Pique'n'yer interest 


Technology is a beautiful thing. And we live in an age where its exponential march can be not just witnessed, but gloriously experienced every single minute. Back in the day, despite the best efforts of our brightest minds, most inventive individuals and collective enterprise, humanity could not compress the arc of progress from, say, a slingshot to a catapult, into one lifetime. Today, however, we can see and benefit from a similar magnitude of technological advancement in about a day - or as long as it takes for someone to post the new App on iTunes.

This is both wondrous and onerous, and for the same basic reasons. We're now, as a society, so high tech - teetering on the verge of yet-more-exponentially amazing revolutions in robotics, holography, and Minority Report -style information and communication management-that it's freakin' scary. There's no avoiding this advent in any quarter; it's time to get on the train or be run over by it. Or at least that's the message both media and commercial sectors are delivering - via text, email, tweet, FB post and a variety of more traditional means. But there's a problem with shilling all this technology to make our lives better/easier. Or, more succinctly, with developing a reliance - indeed trust - on ever-higher technology: technology itself.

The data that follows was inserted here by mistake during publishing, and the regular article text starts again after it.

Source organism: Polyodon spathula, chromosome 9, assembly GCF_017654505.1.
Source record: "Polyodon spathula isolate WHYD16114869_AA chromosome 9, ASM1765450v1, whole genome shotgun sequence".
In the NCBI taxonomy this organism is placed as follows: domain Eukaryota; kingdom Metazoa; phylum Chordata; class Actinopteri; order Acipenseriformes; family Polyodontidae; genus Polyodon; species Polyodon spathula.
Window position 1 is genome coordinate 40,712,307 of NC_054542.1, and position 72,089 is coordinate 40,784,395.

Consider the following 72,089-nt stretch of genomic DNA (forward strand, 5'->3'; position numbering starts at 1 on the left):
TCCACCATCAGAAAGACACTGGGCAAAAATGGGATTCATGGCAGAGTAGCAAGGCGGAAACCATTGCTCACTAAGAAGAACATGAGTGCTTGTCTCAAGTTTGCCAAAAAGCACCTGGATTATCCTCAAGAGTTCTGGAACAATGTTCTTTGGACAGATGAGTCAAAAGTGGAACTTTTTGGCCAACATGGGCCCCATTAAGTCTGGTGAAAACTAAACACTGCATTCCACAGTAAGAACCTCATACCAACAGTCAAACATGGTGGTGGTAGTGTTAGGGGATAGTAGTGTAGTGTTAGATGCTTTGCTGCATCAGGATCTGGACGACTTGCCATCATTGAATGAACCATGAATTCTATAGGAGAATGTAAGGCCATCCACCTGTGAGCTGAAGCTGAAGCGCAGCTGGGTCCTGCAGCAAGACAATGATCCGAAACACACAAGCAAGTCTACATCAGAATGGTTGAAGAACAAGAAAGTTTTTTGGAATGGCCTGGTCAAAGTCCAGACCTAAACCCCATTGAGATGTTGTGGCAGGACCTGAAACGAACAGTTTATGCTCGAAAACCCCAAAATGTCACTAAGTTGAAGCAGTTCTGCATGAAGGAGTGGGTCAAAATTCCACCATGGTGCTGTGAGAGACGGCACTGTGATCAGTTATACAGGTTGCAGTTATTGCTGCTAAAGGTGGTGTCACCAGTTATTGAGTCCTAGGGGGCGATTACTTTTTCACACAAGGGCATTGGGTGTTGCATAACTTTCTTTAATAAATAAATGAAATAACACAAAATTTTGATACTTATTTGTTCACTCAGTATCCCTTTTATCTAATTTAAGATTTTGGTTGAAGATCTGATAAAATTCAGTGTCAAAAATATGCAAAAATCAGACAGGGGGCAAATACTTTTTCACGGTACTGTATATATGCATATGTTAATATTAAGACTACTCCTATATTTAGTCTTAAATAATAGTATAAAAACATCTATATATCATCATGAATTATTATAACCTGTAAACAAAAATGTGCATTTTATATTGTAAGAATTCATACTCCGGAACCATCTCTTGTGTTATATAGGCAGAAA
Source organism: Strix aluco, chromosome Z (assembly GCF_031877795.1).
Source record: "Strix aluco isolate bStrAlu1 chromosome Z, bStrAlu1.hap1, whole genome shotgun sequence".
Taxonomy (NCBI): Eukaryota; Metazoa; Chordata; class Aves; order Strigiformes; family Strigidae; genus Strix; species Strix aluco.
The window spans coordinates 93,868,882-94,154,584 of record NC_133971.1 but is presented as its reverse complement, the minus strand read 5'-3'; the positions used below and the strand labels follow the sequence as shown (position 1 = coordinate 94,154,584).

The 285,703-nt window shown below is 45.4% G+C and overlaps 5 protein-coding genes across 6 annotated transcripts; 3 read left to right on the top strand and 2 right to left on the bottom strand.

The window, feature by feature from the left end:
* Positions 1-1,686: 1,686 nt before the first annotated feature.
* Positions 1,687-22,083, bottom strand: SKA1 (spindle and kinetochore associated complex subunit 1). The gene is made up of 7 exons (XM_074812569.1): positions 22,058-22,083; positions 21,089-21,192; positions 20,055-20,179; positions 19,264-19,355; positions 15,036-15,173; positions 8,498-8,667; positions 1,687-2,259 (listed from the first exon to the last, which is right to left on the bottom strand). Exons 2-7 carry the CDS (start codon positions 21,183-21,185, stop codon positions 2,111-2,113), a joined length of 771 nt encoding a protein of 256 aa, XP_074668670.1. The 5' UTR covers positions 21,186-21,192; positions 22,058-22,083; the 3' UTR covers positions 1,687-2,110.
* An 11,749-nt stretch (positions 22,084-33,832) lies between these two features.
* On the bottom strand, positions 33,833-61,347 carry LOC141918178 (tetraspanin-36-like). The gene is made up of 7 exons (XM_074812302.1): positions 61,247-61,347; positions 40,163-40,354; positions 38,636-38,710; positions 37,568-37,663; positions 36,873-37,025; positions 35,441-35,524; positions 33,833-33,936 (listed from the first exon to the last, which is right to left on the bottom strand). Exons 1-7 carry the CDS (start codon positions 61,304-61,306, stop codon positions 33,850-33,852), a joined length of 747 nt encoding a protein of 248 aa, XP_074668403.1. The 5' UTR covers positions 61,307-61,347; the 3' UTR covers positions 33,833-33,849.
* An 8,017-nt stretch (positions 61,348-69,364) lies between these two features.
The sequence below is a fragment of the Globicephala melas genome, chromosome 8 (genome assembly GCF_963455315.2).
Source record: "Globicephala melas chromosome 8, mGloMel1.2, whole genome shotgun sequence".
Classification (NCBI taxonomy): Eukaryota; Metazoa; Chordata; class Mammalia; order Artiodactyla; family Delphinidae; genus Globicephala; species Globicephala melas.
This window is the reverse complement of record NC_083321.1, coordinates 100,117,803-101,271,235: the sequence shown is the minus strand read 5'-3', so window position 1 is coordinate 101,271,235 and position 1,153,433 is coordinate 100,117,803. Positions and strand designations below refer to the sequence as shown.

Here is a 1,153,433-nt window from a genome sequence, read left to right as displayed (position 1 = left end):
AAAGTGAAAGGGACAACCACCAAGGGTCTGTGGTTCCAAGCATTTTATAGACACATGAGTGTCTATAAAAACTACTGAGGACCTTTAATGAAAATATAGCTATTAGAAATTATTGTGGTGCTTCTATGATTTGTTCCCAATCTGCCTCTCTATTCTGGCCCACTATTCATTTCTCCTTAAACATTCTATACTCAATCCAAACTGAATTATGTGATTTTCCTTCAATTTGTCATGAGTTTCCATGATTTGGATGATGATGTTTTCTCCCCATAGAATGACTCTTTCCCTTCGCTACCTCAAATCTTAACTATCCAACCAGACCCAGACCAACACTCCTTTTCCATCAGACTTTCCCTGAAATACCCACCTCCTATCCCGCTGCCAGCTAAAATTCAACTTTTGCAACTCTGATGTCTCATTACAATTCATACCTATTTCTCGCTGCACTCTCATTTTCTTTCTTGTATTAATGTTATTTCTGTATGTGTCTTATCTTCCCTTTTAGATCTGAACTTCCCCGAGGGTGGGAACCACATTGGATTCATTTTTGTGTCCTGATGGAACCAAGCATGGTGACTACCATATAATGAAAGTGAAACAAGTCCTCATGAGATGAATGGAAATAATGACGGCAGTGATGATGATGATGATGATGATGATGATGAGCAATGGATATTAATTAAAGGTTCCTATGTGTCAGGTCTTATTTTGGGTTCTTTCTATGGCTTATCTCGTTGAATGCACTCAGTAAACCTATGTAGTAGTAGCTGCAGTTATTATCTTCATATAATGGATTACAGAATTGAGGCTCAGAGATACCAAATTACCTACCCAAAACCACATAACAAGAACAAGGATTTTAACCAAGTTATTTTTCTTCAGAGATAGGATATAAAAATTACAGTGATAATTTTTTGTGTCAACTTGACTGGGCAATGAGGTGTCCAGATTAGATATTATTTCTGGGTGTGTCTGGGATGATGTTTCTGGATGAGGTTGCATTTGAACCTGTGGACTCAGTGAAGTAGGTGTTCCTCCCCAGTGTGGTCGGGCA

Let's say you used a slingshot for food procurement. If it broke, you could easily make a new one - the design and action were easily understood, materials readily available. Plus there were a plethora of not-so-efficient backups at hand: spears, arrows, clubs etc. Animals would get killed, peeps would not go hungry. But with today's linking and tethering and hyper-connectivity, the failure, breakage or loss of your slingshot (cellphone/computer/touch pad) results in a major catastrophe that can often take days or weeks to resolve. If information is your sustenance, you may go hungry for a while. You won't starve to death, of course, but navigating what should be the simple blips of daily life will be difficult. Solving the problem would be a lot easier if you were, well... connected. But you're not.

I'm currently writing this in a van driving down a highway in Chile on my way to the storied ski area of Portillo. I'm down here working and need to get shit done so this ability is a good thing. When I get to the hotel I'll file this column over a wireless network. Also wondrous. But this entire trip has, so far, been plagued by problems, and every one of them has to do with modern technology and the level of buy-in someone like myself might make without thinking about the consequences.

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